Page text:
Samples of organs (trachea, lung, stomach, spleen, liver and brain) were also collected from dead birds. Ten per cent tissue homogenates were prepared as previously described8 and they were stored at −80°C for further testing. Briefly, the authors collected 1 g per organ in a separate sterile tube then crushed them using sterile scissors in a sterile morter. The authors added 9 mL of sterile water to each sample and minced them thoroughly. The tissue suspensions were centrifuged at 6297 g for 5 min at 4°C then the supernatant was collected and stored at −80°C for further testing.

Isolation of H5N8

Samples in viral transport medium were inoculated into specific pathogen-free, 9–10-day-old, embryonated chicken eggs for virus isolation in a biosafety level 3 facility at the University of Hong Kong. After incubation at 37°C for 48 hours, allantoic fluid was harvested and tested by haemagglutination assay for the presence of influenza virus.

multiple sequence alignment program - CBRC

Extraction of the viral RNA and NGS sequencing

Total viral RNA was extracted from the collected swabs and tissue homogenates using the Qiagen QIAamp viral RNA mini kits as per the manufacturer’s instructions. To sequence the full genome of the positive culture isolates, viral RNA was amplified by multisegment RT-PCR as described.9 The RT-PCR products obtained were sequenced using Illumina HiSeq platform (PE150) with the Nextera library preparation method.

Phylogenetic analysis

Raw sequence reads were mapped to a reference genome or assembled de novo. Virus genome sequences were deduced from the consensus of the aligned raw reads with at least 100× sequencing raw read coverage. Virus gene segments were aligned by using MAFFT and phylogenetic analysis by PhyML.10 The sequences were deposited on the GenBank under the accession numbers (MN687475 - MN687570).


RT-PCR detection of influenza A H5N8

A total of 1445 birds from 10 local backyard flocks in Al Ahsa were observed for signs of H5 infection during the AI outbreak in Saudi Arabia in 2017–2018 (figure 1 and table 1). All the flocks were located within a distance of 5–15 km from each other. The first location had ostriches, which showed mortality rate up to 60 per cent. Locations 2, 4, 5 and 6 had native breed local chickens with a high mortality rate reaching up to 67 per cent. Locations 7, 9 and 10 had mixed types of birds such as chickens, pigeons, turkeys and ducks with high mortality rates reaching up to 100 per cent.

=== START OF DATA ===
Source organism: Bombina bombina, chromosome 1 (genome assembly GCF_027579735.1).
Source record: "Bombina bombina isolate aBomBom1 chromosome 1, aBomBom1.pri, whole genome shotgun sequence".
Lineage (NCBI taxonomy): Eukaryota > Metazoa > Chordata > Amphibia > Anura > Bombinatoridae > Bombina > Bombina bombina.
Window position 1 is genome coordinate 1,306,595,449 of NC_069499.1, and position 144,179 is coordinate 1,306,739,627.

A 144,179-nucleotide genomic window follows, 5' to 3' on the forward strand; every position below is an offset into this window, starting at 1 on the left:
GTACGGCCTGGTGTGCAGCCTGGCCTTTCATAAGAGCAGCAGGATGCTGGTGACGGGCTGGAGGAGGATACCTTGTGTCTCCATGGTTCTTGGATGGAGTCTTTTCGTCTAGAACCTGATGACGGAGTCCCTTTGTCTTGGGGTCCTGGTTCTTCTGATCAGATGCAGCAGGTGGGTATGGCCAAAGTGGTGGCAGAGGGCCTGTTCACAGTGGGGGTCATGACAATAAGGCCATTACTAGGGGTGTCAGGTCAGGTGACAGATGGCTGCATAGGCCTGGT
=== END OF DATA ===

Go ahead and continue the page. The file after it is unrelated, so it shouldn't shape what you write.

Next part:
Clinical features and postmortem lesions of the H5N8 infection in different species of birds in eastern Saudi Arabia between 2017 and 2018

Clinical inspection of various species of birds in the affected flocks revealed typical AI clinical signs and postmortem lesions. In some cases, the per acute form of AI infection was reported, especially in chickens and turkeys (figure 2). In this form, sudden onset of high mortality and death of large number of birds up to 100 per cent with no obvious pathognomonic signs was reported. In other instances, less acute or milder forms of AI infection were observed. The affected birds showed decreased food and water consumption associated with respiratory and/or nervous manifestations. Some birds showed depression and oedema (figure 2A). Cyanosis of combs, wattles as well as the non-feathered parts of the skin were seen (figure 2B,C). Coughing, gasping and diarrhoea and ecchymosis of the shanks and feet were sometimes noted. Neurological signs such as paralysis of the wings and legs were also noticed in some populations (figure 2D). Postmortem inspection of some native breed chicken showed congestion and haemorrhage in the internal organs, particularly in the ovaries and oviducts (figure 2E). Petechial haemorrhage in the epicardium of the heart (figure 2F), congestion and ulceration in the caecal tonsils and intestinal mucosa (figure 2G) and congestion and enlargement of the spleen (figure 2H) in native breed chickens was reported. Depression and paralysis in the native ducks (figure 2I) was observed. Affected pigeons showed anorexia, depression, greenish diarrhoea as well as respiratory and neurological signs such as paresis and paralysis of wings, torticollis, opisthotonos and circling (figure 2J,K). Congestion and haemorrhage of the brain of pigeons was also reported (figure 2L). Infected waterfowls such as ducks and geese showed depression, anorexia, nasal discharges and diarrhoea. Some of these birds showed neurological manifestations such as paralysis, incoordination, head shaking and torticollis. Necrosis in the pancreas in the native breed ducks was also reported (figure 2M). This was in addition to the congestion and haemorrhage in the pancreas and duodenal blood vessels of some affected turkeys (figure 2N).